A: Of course! The wedding day is supposed to be about what the bride and groom want, and that only. There are no set rules as to what a bride, at any age, should wear as she journeys down the aisle, and the same goes for who she takes those steps with. If she wants to wear a white dress or ask her father to escort her, she's well within her rights, and these days, with more and more traditional wedding etiquette rules becoming ancient history, doing so is far more commonly accepted.

Q: If the bride or groom has children from another relationship should they be involved in the planning process?

A: Remarriage often means the start of a new family structure within one that already exists. This can be a difficult (and often unwelcome) challenge for a child or young adult. Involving them in the planning process and final decisions will serve two purposes: They'll be able to warm up to the situation over time, versus dealing with it abruptly around the wedding day. They'll also have a chance to speak up about aspects of the ceremony or reception that might make them feel uncomfortable. If a child doesn't show interest in helping to plan the wedding, hold off for a little while, then try to revisit the idea. Their immediate rejection of the union can be a common reaction, but in many cases it will fade over time.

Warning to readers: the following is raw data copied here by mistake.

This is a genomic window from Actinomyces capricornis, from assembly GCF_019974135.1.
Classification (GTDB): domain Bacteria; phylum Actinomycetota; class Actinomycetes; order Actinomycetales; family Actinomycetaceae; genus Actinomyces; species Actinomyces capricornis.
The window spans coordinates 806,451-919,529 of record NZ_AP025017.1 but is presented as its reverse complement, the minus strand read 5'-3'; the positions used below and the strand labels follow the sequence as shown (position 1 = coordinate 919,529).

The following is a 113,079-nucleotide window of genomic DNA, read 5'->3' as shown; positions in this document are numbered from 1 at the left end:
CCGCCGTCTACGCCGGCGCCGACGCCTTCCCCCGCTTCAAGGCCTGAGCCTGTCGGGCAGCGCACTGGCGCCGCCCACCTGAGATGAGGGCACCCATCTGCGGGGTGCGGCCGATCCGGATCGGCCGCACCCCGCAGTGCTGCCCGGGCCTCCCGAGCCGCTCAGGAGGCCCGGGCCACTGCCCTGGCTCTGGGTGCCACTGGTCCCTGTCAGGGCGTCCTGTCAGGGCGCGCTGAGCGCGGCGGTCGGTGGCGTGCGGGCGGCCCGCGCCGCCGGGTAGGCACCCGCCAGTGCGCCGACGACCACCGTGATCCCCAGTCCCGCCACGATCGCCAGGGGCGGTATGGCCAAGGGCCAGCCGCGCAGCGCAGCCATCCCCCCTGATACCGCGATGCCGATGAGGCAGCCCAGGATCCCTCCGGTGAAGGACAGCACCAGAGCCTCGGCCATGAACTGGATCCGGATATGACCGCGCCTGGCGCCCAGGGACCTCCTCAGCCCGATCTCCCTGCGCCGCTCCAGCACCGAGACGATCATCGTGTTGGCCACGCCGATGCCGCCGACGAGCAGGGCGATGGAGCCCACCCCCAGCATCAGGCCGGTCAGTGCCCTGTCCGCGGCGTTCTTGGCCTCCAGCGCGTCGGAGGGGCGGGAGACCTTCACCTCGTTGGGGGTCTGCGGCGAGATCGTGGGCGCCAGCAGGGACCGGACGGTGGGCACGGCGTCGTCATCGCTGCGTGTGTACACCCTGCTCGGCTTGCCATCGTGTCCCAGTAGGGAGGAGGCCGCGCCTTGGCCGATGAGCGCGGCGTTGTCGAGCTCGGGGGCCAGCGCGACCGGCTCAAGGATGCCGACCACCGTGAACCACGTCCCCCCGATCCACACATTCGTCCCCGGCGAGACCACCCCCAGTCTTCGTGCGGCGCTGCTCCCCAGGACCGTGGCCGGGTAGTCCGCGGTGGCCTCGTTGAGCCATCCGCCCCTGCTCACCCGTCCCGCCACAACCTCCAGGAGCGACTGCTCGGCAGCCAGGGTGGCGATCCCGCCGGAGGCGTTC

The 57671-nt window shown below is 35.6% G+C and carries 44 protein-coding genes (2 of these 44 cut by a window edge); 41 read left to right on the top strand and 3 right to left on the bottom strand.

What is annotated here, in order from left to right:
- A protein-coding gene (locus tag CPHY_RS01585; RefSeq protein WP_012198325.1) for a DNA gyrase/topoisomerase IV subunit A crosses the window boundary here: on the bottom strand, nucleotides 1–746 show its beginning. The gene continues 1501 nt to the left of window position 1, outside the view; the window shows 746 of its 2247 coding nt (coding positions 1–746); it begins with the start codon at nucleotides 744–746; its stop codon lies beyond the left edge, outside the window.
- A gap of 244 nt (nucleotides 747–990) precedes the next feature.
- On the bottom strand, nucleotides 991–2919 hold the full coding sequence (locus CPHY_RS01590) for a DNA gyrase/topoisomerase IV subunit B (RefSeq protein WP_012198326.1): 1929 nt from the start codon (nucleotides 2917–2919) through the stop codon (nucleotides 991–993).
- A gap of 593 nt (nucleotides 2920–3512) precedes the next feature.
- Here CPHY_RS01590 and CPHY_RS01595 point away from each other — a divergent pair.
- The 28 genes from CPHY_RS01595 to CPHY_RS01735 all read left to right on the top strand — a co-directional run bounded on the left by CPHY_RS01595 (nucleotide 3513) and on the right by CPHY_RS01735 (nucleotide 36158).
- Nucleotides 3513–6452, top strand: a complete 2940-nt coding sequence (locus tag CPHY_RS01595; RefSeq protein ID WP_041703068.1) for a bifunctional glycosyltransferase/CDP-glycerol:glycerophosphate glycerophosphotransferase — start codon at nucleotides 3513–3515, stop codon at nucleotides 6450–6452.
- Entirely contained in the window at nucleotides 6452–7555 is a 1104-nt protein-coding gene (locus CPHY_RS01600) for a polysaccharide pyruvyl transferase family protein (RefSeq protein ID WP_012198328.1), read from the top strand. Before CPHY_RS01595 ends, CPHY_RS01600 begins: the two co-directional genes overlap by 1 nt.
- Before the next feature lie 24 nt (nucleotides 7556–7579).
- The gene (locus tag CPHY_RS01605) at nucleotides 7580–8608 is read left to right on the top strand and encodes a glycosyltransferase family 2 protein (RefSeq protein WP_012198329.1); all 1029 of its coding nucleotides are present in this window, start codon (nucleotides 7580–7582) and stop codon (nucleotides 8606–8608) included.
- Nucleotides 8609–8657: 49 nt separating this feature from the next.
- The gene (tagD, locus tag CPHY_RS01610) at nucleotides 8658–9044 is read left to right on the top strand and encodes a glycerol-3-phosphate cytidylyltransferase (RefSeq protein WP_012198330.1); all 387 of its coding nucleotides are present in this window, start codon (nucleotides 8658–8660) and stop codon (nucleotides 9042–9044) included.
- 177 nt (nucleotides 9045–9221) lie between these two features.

Q: Is it wrong for the bride or groom to enlist the financial help of a parent?

A: Couples who are remarrying are usually older, and therefore more financially independent. This means that they're far less likely to need their parents to provide financial support for the wedding. That said, parents tend to feel a sense of pride and accomplishment when their child is getting married and they often want to help out in some way. There is absolutely nothing wrong with accepting their offerings.

Q: Is it considered improper etiquette to set up a registry for a second wedding? And what if the first wedding wasn't so long ago?

A: No, not at all. Wedding gifts are given as a congratulatory gesture. Every new marriage represents the fresh start of a new life together -- it’s a time to celebrate. Guests will want to share the new bride and groom's joy by offering something for them to take with them into this new life. Setting up a registry allows friends and family a chance to give the couple something they’ll truly appreciate. Even if a prior marriage for one or both was more recent, a newly engaged couple should never feel guilt over setting up another registry.

-- Charli Penn